Do you actually need a new outfit this month? Can you hold off on buying expensive sports tickets or movie tickets? What if you stopped going out to eat? (Calm down, it’s just while you’re getting out of debt!) We know saying no to yourself is hard. But getting out of debt takes some sacrifice—there’s no way around it.

Also, get creative and look for ways to save money on the essentials. Meal planning, shopping around for insurance, or even doing your own yard work can help you save some big bucks every month. Remember, every extra cent gets you one step closer to debt freedom!

Increase your income.

Think of your income as a shovel. The bigger your shovel, the faster you can dig yourself out of debt.

You can increase your income (get a bigger shovel) by working extra hours, snagging a side hustle, or selling your stuff. Will it be easy? Nope. Will it be worth it? Absolutely! So, find ways to make extra money so you can boost your debt snowball payments.

Cut up your credit cards.

You’ll never get out of debt if you keep creating more debt each month! That’s like continuing to buy cigarettes when you want to quit smoking.Okay, we know the credit card industry has tried for decades to convince us that we can’t survive without a credit card. But they’re wrong.

Your credit card may feel like a safety net, but it’s really just keeping you stuck in the cycle of debt. It’s time to handle your money on your own terms, instead of the credit card company’s terms.

You can’t get out of debt until you break up with debt. For good. So, cut those cards up (every last one) and never look back!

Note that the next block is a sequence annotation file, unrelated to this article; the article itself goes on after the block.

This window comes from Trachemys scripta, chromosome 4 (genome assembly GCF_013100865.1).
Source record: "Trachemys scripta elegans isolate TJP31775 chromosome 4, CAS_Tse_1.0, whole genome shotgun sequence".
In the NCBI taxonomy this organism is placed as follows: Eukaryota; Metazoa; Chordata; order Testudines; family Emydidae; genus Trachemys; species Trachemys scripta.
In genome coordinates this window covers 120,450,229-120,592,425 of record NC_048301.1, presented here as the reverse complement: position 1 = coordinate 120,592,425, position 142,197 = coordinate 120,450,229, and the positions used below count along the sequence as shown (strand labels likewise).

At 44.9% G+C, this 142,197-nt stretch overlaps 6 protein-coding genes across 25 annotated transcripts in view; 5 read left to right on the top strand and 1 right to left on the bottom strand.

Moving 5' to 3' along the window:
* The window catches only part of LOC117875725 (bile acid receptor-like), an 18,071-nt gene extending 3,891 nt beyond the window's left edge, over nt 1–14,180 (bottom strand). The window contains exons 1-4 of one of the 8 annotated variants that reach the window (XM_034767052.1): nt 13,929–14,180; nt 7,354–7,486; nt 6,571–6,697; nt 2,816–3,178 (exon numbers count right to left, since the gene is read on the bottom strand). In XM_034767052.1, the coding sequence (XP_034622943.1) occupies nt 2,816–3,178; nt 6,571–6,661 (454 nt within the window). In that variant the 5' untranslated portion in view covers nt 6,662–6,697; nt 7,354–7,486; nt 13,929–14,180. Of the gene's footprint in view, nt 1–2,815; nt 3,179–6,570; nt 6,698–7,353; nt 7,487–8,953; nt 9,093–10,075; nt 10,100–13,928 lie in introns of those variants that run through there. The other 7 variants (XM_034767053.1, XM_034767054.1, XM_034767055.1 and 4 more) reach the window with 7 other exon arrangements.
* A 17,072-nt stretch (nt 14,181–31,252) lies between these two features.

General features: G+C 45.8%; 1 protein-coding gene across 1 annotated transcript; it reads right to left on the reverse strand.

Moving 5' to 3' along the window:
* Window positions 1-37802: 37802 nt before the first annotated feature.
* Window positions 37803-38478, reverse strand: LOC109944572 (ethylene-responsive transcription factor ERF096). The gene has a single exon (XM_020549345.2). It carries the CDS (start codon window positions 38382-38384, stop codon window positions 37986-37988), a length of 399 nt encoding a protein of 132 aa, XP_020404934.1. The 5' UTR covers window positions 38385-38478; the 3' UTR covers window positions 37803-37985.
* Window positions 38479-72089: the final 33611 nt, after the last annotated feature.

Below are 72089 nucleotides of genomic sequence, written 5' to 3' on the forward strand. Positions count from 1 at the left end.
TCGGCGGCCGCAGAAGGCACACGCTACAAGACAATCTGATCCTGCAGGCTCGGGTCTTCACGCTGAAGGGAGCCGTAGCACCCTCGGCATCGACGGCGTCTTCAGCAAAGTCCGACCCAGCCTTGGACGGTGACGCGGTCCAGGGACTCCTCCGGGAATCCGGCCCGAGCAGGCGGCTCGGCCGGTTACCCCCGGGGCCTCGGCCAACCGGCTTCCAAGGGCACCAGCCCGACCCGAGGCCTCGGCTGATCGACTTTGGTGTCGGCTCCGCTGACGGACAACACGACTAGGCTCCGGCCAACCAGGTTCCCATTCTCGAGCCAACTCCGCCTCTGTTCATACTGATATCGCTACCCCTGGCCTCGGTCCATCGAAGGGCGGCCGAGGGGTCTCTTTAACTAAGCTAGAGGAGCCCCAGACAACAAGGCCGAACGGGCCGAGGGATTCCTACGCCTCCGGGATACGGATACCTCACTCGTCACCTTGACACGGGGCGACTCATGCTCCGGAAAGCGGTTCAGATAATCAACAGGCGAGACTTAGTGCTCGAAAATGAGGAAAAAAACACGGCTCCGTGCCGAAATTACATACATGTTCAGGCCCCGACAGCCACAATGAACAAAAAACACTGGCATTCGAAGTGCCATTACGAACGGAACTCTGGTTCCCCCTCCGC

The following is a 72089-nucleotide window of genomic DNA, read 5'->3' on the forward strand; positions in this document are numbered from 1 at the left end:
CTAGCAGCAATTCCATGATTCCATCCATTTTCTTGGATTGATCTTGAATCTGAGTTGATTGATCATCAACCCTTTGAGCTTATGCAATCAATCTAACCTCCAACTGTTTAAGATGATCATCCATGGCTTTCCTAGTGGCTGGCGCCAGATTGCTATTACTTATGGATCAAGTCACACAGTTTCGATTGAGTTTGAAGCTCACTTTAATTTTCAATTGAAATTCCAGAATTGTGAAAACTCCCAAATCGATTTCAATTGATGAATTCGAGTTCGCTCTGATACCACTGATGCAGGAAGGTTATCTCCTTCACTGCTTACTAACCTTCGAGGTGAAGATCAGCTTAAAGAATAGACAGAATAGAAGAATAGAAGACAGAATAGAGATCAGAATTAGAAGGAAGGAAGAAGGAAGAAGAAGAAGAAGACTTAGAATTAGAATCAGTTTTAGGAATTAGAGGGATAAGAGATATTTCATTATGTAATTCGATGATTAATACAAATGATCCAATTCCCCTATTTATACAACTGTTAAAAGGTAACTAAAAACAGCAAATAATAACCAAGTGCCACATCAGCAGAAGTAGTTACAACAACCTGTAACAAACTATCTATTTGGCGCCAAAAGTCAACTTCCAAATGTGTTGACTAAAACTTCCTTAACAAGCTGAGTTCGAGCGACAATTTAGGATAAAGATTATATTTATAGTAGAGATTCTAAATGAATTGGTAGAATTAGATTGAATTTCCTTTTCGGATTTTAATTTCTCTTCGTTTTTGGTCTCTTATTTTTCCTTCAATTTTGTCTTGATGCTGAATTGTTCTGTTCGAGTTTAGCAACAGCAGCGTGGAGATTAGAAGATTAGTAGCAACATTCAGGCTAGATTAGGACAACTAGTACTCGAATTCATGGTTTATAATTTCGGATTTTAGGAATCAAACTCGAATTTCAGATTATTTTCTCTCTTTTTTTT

Know your why.

Why do you want to get out debt? No, seriously. What could you do if you had zero payments holding you back?

Whether your goal is to take a big trip, change careers, start a family, or buy a house, knowing and prioritizing your why is a key part of the debt payoff process. Because when things get hard and you’re tempted to give up, you need something that’ll push you to keep going.

So, nail down your why. And then make it visual (like a picture of the house you want or a Pinterest board of your dream vacation) to help you remember the reason you’re doing this.

Take Financial Peace University.

Choosing the right debt payoff strategy is half the battle. But if you’re serious about ditching debt, you need to change how you handle your money.

Financial Peace University (FPU) is a nine-week class that teaches you how to pay off debt using the debt snowball, save for emergencies, and build wealth that lasts. You’ll learn how to take control of your money and set you (and your family) up for financial success!

Plus, when you take an FPU class in person, you get the support and encouragement you need from people who are on the same journey as you! In fact, the average household who takes FPU pays off $5,300 of debt in the first 90 days. Talk about an awesome kick-start to your debt-free goal.

Sign up for an FPU class and ditch your debt faster!

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Ramsey Solutions

About the author


Ramsey Solutions has been committed to helping people regain control of their money, build wealth, grow their leadership skills, and enhance their lives through personal development since 1992. Millions of people have used our financial advice through 22 books (including 12 national bestsellers) published by Ramsey Press, as well as two syndicated radio shows and 10 podcasts, which have over 17 million weekly listeners. Learn More.